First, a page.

A bar code called Quick Response or QR Code is expected to begin having an impact on business information in the coming year and printers will have to know how to print it properly on customer’s material.
Printers already print bar codes. The new QR Code (or 2D Code) contains information in both the vertical and horizontal directions, where a bar code contains data in one direction only. QR Code holds a considerably greater volume of information than a bar code. In Japan, most current Japanese mobile phones can read this code with their camera and access additional information about the product. Initially used for tracking parts in vehicle manufacturing, QR Codes are now used in a much broader context, including both commercial tracking applications and convenience-oriented applications aimed at mobile phone users (known as mobile tagging).
QR Codes storing addresses and URLs (web addresses) are expected to start appearing in magazines, on signs, buses, business cards or just about any object that users might need information about. Users with a camera phone equipped with the correct reader software can scan the image of the QR Code causing the phone's browser to launch and redirect to the programmed URL. This act of linking from physical world objects is known as a hardlink or physical world hyperlinks.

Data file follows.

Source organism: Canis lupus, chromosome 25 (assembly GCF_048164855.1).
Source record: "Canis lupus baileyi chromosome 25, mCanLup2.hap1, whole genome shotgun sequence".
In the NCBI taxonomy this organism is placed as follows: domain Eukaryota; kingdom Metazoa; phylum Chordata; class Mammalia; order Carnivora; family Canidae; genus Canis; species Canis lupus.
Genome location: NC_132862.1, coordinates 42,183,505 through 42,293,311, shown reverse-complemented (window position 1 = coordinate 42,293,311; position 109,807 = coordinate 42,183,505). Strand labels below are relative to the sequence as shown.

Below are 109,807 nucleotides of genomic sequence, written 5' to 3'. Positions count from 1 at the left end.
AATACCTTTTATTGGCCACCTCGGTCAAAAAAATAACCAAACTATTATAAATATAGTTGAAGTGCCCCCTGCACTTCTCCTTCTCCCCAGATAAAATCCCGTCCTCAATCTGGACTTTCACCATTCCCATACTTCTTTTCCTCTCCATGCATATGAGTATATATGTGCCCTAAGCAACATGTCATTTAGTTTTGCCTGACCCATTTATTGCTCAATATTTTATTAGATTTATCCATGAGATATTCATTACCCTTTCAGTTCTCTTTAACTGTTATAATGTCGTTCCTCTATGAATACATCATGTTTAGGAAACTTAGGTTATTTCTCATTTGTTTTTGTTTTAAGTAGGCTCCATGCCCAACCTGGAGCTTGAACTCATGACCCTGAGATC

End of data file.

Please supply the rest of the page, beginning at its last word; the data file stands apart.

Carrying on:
For instance, a menu may include a QR code that links to a page with nutritional information. A business card may include a QR code that links to a web-site, blog or social networking site. The ability to direct a consumer to specific information will tie printed material closer to the Internet.
The QR codes are expected to start popping up in North America in the coming year as mobile phone companies add the software to their cameras. Printers should expect to get inquiries from customers soon.
Subscribe to: Post Comments (Atom)
Post a Comment